Defending Darko: Why The Celtics' Signing Of Darko Milicic Isn't Terrible

Jan 6, 2012; Minneapolis, MN, USA; Minnesota Timberwolves center Darko Milicic (31) against the Cleveland Cavaliers at the Target Center. Cleveland defeated Minnesota 98-87. Mandatory Credit: Brace Hemmelgarn-US PRESSWIRE

Darko's here, and it's not what you think.

Please, hear me out. Yes, we are talking about Darko Milicic, probably one of the worst high end draft picks in history. Milicic was drafted No. 2 overall by the Detroit Pistons in the 2003 NBA Draft (the one where LeBron James went No. 1 and where Carmelo Anthony went No. 3, Chris Bosh went No. 4, Dwyane Wade went No. 5 and, well, you get the point).

Milicic has been a total bust, I agree. In nine NBA seasons, his numbers are more in line with a Von Wafer than they are with LeBron. Nine years, 467 games, 6.0 points per game. Oh, and 4.2 total rebounds per game. Not quite what one would hope for from a seven-footer, let alone the No. 2 pick part.

Trust me, I'm not here to tell you that Darko is really good. He's not No. 2 pick caliber. So for Boston Celtics fans who are groaning about the signing of the Serbian, let's take a deeper look into this move.

We've already established that Milicic isn't a top pick. While he never has or will live up to the hype, that does not mean he cannot be an effective NBA player in the role the Celtics will have him play. What exactly is that role? He's a backup big, note --not a starter. He'll give the Celtics' more important bigs a breather, that is, if he even gets any playing time. Translation, the Celtics aren't expecting big things.

With bigs Jason Collins, Jared Sullinger and Fab Melo and Chris Wilcox on the roster, he isn't even a primary backup, and there's a chance he barely plays at all this season. So what's the point, then?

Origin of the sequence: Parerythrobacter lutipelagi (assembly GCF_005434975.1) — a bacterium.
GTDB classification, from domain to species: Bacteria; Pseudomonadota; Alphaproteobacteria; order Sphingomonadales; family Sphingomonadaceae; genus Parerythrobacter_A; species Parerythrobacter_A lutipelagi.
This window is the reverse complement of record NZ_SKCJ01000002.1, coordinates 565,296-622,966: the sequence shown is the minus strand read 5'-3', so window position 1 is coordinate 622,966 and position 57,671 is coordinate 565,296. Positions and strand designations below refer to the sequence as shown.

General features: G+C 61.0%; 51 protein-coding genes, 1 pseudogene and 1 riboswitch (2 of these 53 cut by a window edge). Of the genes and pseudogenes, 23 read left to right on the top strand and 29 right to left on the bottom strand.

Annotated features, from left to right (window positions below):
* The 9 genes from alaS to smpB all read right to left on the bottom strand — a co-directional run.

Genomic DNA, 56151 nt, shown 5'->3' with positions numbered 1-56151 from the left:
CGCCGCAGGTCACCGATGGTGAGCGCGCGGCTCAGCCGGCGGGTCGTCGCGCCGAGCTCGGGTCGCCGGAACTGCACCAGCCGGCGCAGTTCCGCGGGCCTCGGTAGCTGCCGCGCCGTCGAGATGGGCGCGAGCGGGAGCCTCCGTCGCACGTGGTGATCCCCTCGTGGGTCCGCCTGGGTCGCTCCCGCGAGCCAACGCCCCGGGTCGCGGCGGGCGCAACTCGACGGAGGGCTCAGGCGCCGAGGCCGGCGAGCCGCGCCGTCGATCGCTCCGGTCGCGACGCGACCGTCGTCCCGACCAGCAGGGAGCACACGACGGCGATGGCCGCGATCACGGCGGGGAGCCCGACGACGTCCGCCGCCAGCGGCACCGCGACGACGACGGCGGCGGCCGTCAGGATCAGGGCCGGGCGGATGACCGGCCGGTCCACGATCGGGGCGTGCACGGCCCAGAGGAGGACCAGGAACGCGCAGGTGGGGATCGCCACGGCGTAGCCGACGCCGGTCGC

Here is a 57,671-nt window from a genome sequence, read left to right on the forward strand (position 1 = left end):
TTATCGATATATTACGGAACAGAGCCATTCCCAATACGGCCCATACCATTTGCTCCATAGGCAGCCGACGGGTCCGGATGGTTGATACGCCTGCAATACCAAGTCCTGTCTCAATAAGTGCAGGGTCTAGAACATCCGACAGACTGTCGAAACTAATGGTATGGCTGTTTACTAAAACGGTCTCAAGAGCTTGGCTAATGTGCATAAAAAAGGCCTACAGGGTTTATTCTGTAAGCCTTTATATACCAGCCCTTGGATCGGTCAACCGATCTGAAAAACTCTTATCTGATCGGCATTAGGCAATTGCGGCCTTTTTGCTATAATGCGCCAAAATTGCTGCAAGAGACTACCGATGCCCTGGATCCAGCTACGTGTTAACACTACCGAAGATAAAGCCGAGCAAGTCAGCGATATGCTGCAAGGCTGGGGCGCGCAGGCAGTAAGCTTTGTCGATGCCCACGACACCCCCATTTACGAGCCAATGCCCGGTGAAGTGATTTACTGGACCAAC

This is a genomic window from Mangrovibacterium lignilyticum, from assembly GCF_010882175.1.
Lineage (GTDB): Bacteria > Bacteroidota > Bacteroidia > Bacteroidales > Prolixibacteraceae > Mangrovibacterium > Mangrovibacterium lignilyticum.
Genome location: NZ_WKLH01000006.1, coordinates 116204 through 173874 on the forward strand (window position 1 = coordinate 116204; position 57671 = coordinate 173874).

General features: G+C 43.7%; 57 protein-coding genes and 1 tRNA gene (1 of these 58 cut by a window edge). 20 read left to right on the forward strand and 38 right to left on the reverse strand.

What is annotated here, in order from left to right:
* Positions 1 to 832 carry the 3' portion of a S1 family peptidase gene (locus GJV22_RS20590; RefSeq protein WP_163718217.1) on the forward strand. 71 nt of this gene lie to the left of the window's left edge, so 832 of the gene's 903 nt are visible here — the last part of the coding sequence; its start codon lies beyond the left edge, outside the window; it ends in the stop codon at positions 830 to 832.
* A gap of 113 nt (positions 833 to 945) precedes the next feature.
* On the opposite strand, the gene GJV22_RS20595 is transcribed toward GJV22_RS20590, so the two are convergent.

Obviously, Danny Ainge likes Darko for whatever reason. Maybe he sees something in him and has a role for him that no other GM in the league has had before. Danny has surprised us before, you know.

Take one Greg Stiemsma as an example.

Stiemsma was signed as a training camp body who worked his way into the last spot on the roster. Most of us were surprised that Stiemsma made the team last year, and we certainly didn't expect him to factor into games at all. Well, we were wrong. Stiemsma carved a niche as a solid defender (an even stronger shot blocker who developed into a strong all-around defender), and he helped the Celtics be successful.

Stiemsma was too expensive for the Celtics to bring back, and at this point in the offseason (basically the preseason, really), it's not like there were a lot of options out there for the Celtics to get deeper. Kenyon Martin, who Boston was reportedly interested in, did not want to take the veteran minimum, ruling him out. As far as bigs were concerned, Darko was probably at the top of the list in the available pool.

Here's the best part: the Celtics don't have to pay him stupid amounts of money. Milicic has made nearly $50 million in his NBA career. Sickening, isn't it? Last year, Darko brought home just under $5 million. Courtesy of the Minnesota Timberwolves decision to amnesty Milicic, he'll still get the money that was owed to him, and all the Celtics had to do was pay the bare minimum. Not a bad deal in my eyes.

Maybe (and that's a very strong maybe) he doesn't have anything he can offer the Celtics, but this is a low risk, high reward move for Ainge and company. Again, Danny might see something we don't, and maybe Milicic has some bursts of talent left. Maybe, and again, that's a big maybe. We'll have to wait and see.

Gethin Coolbaugh is the Editor of SB Nation Boston. Follow him @GethinCoolbaugh on Twitter.

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